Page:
Credit: Sharpe + Harrell Photography
I’ve been around home performance for some time now, and although I am qualified to do energy audits, most of my energy-efficiency work is part of larger remodeling projects and new buildings. As a stand-alone industry, the home performance business continues to struggle in many areas. The industry, for a while, was supported and expanded through federal stimulus money. Many people were trained and a lot of homes weatherized. (I recently received an email claiming more than 1 million completed projects.)
In addition to improving homes, one of the goals of the stimulus was, to overstate the obvious, to stimulate the economy, specifically this industry. It remains to be seen whether or not energy improvements will continue in a free-market economy at a similar level.
Fortunately for some homeowners, there are utility company rebates and local government incentives that help offset some of the costs of improvements. Unfortunately, except in regions where energy costs are very high or the weather extreme, most homeowners find it hard to justify the relatively high up-front costs of weatherization work. Most would rather put those granite counters in their kitchens and ignore their comfort and efficiency problems.
You Owe It to Your Clients
I believe that energy efficiency, weatherization, home performance, or whatever you want to call it (now there is an industry desperately in need of some branding) is important and, as an industry, remodelers need to promote it and incorporate it into their work.
If you’re remodeling a bathroom or kitchen or adding a room, you owe it to your clients to do an evaluation of the whole house and make recommendations for improvements. It’s tough in a tight market to convince clients to spend more money than they expect, particularly if it’s on things that they can’t easily see, touch, or show off to their friends. But remodelers have to figure out how to sell and build home performance into all their projects.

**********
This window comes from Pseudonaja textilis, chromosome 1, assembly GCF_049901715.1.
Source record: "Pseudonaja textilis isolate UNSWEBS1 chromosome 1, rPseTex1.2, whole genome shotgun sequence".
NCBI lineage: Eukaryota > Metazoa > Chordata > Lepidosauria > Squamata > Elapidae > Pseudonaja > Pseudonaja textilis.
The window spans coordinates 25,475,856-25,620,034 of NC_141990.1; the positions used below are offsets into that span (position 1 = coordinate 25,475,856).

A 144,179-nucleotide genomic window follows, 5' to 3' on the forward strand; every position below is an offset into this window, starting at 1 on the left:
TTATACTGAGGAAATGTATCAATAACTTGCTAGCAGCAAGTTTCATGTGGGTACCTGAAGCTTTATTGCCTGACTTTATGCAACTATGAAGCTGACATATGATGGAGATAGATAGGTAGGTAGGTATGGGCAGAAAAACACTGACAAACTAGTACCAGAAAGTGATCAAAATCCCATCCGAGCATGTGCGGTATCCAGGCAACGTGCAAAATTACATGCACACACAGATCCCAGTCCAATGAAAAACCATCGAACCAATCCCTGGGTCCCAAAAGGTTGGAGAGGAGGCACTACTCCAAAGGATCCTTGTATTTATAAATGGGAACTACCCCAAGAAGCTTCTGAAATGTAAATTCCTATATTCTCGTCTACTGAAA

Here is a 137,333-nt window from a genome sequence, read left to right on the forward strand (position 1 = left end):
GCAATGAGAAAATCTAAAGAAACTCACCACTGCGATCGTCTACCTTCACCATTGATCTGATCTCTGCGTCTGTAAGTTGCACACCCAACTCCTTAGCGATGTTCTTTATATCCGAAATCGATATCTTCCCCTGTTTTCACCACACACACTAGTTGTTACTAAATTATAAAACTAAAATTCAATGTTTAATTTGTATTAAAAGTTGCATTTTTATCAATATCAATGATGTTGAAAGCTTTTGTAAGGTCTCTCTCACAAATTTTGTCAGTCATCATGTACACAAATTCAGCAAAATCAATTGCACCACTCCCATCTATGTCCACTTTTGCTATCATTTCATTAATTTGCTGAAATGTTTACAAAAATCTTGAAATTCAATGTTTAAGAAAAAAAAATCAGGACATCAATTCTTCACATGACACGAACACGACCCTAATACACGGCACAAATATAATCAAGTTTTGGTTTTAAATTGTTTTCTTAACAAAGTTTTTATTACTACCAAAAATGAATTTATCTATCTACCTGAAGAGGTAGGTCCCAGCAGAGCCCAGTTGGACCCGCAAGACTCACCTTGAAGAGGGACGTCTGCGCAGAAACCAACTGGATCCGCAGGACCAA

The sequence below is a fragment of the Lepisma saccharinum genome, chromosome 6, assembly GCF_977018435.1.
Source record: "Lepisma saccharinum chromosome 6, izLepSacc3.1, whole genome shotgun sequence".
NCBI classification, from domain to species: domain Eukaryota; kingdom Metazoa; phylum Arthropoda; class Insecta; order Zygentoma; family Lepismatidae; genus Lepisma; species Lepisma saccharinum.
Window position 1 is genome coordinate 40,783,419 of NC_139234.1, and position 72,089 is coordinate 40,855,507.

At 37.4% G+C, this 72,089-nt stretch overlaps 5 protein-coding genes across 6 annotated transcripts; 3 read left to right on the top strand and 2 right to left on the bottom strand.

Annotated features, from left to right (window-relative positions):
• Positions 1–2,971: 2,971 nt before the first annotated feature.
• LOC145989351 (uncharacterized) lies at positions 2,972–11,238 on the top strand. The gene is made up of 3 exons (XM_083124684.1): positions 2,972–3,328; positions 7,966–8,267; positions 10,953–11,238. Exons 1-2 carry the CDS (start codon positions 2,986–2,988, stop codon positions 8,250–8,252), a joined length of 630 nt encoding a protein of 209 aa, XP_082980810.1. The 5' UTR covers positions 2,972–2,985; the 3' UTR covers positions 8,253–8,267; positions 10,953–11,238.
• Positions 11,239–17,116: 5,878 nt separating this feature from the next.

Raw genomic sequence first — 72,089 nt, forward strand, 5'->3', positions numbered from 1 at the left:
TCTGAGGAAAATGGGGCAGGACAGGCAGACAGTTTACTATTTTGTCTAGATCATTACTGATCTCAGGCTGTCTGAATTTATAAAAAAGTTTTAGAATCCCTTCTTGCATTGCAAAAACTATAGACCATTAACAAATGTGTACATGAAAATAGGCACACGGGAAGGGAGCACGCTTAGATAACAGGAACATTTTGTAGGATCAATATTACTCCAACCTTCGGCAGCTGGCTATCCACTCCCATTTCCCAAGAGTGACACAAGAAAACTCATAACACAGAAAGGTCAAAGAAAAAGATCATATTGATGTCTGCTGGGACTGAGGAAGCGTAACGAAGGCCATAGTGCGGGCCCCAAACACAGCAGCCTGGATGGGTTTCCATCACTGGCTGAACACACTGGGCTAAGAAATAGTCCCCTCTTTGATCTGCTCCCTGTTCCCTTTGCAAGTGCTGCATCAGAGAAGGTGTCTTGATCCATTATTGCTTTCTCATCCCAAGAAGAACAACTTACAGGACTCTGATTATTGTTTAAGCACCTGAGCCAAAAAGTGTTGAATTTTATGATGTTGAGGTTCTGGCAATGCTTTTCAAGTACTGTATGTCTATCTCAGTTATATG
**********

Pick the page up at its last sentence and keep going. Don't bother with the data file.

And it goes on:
All remodelers should live in a high-performance home. Once you experience the comfort, cleanliness, air quality, and lower energy bills, you’ll find it easier to sell the service to your clients. Installing energy-efficient upgrades to your own homes will help you figure out this fairly complex industry and have a better understanding of how to integrate it into your work process.
Hire a consultant or an energy auditor, or take classes to learn how to do it yourself, but just start doing it. You’ll have fewer callbacks for comfort problems and happier clients who will sing your praises, ultimately leading to more and better business.
Home performance is just one more skill that you need to acquire and incorporate into your work to remain viable in this exciting, ever-evolving industry.
—Carl Seville teaches, speaks, and writes about, consults on, and certifies green buildings. He is co-author of Green Building: Principles and Practices in Residential Construction. sevilleconsulting.com; greencurmudgeon.com
Local Level: A look at some specific weatherization programs
Setting Standards: The DOE’s workforce guidelines for home energy upgrades
Weatherization Assistance Program: Prevailing wages, sustaining work